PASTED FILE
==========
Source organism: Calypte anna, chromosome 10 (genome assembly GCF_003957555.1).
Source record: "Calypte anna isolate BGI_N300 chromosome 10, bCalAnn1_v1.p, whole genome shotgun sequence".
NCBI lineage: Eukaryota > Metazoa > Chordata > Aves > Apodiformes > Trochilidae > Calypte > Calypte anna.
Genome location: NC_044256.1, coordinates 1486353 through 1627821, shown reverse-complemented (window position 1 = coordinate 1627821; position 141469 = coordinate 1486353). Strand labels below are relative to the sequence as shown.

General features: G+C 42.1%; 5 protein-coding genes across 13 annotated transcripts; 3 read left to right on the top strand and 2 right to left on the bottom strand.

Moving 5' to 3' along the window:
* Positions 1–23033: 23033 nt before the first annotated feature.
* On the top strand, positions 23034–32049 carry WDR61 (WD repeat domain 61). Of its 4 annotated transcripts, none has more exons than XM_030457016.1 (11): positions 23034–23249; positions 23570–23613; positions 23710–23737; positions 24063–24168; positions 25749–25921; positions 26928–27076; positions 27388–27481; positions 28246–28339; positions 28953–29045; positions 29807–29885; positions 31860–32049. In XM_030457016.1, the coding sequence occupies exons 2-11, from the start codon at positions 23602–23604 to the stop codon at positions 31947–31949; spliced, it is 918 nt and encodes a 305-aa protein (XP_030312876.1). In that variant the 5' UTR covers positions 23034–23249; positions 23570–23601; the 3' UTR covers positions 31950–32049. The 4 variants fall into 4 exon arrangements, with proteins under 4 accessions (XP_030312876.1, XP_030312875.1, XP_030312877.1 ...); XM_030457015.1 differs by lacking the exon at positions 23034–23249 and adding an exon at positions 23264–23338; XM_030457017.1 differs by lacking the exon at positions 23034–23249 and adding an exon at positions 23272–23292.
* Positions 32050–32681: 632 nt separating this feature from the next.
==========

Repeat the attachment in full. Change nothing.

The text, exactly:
Source organism: Calypte anna, chromosome 10 (genome assembly GCF_003957555.1).
Source record: "Calypte anna isolate BGI_N300 chromosome 10, bCalAnn1_v1.p, whole genome shotgun sequence".
NCBI lineage: Eukaryota > Metazoa > Chordata > Aves > Apodiformes > Trochilidae > Calypte > Calypte anna.
Genome location: NC_044256.1, coordinates 1486353 through 1627821, shown reverse-complemented (window position 1 = coordinate 1627821; position 141469 = coordinate 1486353). Strand labels below are relative to the sequence as shown.

General features: G+C 42.1%; 5 protein-coding genes across 13 annotated transcripts; 3 read left to right on the top strand and 2 right to left on the bottom strand.

Moving 5' to 3' along the window:
* Positions 1–23033: 23033 nt before the first annotated feature.
* On the top strand, positions 23034–32049 carry WDR61 (WD repeat domain 61). Of its 4 annotated transcripts, none has more exons than XM_030457016.1 (11): positions 23034–23249; positions 23570–23613; positions 23710–23737; positions 24063–24168; positions 25749–25921; positions 26928–27076; positions 27388–27481; positions 28246–28339; positions 28953–29045; positions 29807–29885; positions 31860–32049. In XM_030457016.1, the coding sequence occupies exons 2-11, from the start codon at positions 23602–23604 to the stop codon at positions 31947–31949; spliced, it is 918 nt and encodes a 305-aa protein (XP_030312876.1). In that variant the 5' UTR covers positions 23034–23249; positions 23570–23601; the 3' UTR covers positions 31950–32049. The 4 variants fall into 4 exon arrangements, with proteins under 4 accessions (XP_030312876.1, XP_030312875.1, XP_030312877.1 ...); XM_030457015.1 differs by lacking the exon at positions 23034–23249 and adding an exon at positions 23264–23338; XM_030457017.1 differs by lacking the exon at positions 23034–23249 and adding an exon at positions 23272–23292.
* Positions 32050–32681: 632 nt separating this feature from the next.